I just returned from the annual OGIS conference in New York where a wide range of U.S. based oil and gas companies presented to the investing public. The event is always an excellent way to gauge the health of the industry and this year proved no exception. A year ago, the upbeat presentations featured colorful maps highlighting the production potential of each company’s reserves. This year, the focus was squarely on balance sheets and financial survival.
A year ago, oil and natural gas prices were already approximately 40% below their 2014 peaks. Most firms had positioned themselves for a recovery in energy prices by the end of 2015. Instead, weaker than expected demand and stubbornly high supply levels sent oil and gas prices down another 20%-30%. While efforts to hedge commodity price exposure stemmed the damage for some, the vast majority of firms ended the year deep in the red and struggling to stay afloat. For the weaker players this meant restructuring debt, selling off assets and, where possible, renegotiating credit lines. As a testament to the optimism of equity investors, a surprisingly large number continued to raise capital by issuing stock.
Companies across the industry have also responded to the dramatic price declines by innovating. Rig operators are increasing the number of wells each rig can drill and expanding the use of horizontal drilling. As the chart below shows, technological advancements have helped keep production levels high despite the unprecedented 60% decline in rig count. More efficient use of sand and water too are working to reduce most firm’s operating costs from anywhere between 20% and 40%. Research by the Federal Reserve Board economists suggests that breakeven rates (i.e., the rates at which new wells are economically viable) are falling across the industry from an average of $80 a barrel in 2014 to $60, with some fields operating profitably at prices as low as the mid-$20s.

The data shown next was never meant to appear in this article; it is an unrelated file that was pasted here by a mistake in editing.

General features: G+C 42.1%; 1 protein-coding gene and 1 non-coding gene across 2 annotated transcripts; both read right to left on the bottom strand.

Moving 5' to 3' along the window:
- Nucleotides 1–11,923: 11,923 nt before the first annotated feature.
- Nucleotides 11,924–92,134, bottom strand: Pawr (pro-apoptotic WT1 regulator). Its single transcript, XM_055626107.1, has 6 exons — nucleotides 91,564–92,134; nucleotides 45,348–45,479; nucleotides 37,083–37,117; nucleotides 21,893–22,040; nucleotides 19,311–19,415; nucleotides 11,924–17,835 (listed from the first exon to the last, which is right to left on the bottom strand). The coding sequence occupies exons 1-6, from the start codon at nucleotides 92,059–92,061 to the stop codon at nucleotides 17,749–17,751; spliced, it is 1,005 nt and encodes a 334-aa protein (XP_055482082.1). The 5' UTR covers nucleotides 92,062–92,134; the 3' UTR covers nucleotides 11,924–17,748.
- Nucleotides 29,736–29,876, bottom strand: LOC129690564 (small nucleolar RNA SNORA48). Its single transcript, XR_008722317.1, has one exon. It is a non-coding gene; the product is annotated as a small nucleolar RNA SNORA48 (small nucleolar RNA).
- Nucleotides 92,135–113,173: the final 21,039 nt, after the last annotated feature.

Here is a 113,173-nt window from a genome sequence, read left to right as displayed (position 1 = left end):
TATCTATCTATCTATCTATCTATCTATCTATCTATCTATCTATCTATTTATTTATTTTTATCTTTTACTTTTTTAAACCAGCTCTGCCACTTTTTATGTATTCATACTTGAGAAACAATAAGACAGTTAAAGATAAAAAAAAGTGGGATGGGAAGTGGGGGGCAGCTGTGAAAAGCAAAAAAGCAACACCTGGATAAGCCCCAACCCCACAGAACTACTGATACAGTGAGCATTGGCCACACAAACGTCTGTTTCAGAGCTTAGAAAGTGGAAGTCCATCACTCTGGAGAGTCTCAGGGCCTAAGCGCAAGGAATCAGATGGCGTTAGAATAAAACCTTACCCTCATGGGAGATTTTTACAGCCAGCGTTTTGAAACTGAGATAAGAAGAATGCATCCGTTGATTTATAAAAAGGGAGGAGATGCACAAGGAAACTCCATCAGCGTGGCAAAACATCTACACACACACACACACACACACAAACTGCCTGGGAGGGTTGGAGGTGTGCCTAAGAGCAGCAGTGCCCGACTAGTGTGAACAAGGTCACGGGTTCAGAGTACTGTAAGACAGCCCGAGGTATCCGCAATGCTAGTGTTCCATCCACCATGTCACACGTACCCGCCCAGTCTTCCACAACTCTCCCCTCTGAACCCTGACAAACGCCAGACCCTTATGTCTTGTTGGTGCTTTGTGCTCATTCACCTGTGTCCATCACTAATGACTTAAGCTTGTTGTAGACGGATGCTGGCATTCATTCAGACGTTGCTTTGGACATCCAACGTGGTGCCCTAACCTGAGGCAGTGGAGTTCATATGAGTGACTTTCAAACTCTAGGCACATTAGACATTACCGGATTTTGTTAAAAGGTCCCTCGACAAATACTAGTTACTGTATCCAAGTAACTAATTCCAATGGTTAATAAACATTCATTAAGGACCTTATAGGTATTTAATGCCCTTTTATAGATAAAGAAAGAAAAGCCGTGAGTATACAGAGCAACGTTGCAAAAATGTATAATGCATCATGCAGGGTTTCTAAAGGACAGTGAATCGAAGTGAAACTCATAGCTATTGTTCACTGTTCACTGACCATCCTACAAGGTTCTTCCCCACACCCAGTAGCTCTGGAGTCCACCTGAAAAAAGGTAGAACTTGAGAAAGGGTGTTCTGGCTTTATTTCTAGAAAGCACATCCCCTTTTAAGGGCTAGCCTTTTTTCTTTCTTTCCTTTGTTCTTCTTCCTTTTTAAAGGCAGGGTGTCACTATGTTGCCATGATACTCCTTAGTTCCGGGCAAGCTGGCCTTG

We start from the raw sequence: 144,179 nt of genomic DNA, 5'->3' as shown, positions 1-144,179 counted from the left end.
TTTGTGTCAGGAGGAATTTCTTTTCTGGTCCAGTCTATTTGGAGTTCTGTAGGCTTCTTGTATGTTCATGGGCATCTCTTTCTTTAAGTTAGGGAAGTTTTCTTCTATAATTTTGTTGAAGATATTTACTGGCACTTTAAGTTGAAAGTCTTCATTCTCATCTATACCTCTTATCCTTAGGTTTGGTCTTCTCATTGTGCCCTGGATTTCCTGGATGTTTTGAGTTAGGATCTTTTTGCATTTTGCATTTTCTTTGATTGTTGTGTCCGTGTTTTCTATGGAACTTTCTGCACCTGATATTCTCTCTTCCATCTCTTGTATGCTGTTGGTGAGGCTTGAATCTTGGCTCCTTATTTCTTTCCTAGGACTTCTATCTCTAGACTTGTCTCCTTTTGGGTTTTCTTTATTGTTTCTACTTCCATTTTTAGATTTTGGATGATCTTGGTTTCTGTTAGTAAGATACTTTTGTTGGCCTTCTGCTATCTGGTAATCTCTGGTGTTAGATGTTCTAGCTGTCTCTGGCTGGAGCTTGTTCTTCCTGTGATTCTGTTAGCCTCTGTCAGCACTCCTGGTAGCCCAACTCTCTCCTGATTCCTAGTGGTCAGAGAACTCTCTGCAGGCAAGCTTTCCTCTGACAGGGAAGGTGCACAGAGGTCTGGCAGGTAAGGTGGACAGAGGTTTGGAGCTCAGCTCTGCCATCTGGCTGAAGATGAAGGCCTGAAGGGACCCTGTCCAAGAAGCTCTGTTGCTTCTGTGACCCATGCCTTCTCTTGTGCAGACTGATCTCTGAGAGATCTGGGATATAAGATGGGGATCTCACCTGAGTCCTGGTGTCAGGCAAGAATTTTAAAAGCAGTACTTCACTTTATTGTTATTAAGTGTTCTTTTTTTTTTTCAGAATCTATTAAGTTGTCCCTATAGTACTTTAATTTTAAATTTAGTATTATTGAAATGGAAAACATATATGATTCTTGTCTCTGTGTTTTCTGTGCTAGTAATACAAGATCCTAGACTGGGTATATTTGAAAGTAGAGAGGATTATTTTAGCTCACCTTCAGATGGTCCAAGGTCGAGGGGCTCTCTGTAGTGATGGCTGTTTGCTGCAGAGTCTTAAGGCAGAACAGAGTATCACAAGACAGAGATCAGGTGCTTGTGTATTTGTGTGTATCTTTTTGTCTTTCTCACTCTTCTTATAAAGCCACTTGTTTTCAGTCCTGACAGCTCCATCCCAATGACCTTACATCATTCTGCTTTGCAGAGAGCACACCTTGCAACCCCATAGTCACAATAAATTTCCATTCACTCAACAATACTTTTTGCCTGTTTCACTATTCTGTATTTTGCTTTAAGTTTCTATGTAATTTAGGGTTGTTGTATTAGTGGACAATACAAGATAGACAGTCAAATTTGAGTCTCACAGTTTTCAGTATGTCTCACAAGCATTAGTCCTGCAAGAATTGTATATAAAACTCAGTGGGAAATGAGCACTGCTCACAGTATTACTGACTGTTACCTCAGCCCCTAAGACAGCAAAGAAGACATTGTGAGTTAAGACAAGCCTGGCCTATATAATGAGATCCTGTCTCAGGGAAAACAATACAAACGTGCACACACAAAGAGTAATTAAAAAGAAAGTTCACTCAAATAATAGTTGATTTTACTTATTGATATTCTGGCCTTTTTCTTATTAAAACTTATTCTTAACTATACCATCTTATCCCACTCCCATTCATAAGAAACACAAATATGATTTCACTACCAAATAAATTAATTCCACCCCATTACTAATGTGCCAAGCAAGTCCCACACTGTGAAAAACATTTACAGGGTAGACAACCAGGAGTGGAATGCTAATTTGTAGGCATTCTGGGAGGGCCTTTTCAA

The industry’s new found ability to respond to price changes quickly and a large supply overhang supports the consensus opinion that energy prices will remain “lower for longer.” To prepare for this possibility, companies are continuing to reduce operating costs and capital spending and, where possible, paying down debt. Not all firms have survived the downturn. More than 14 oil and gas firms have already defaulted on debt this year and further bankruptcies across the sector are expected.
In an ironic twist, the industry’s cost saving efforts may prevent a return to the $80 plus price levels witnessed several years ago. As the ongoing decline in rig count suggests, most companies cannot earn an economic profit at current commodity price levels. The current expectation is that new supply and investment will come back on line at the $50-$60 oil level. Natural gas markets, which are generally considered to be more oversupplied, are likely to take longer to bounce back. The advent of new supply, however, will then kick in to limit further price increases.
As last year’s experience proves, getting the exact timing of this rebalancing right is tricky business. Our approach instead is to identify solid companies in beaten down industries that have the wherewithal to withstand a period of weakness. The energy sector remains clearly out of favor today and, as a result, is where we are focusing our efforts.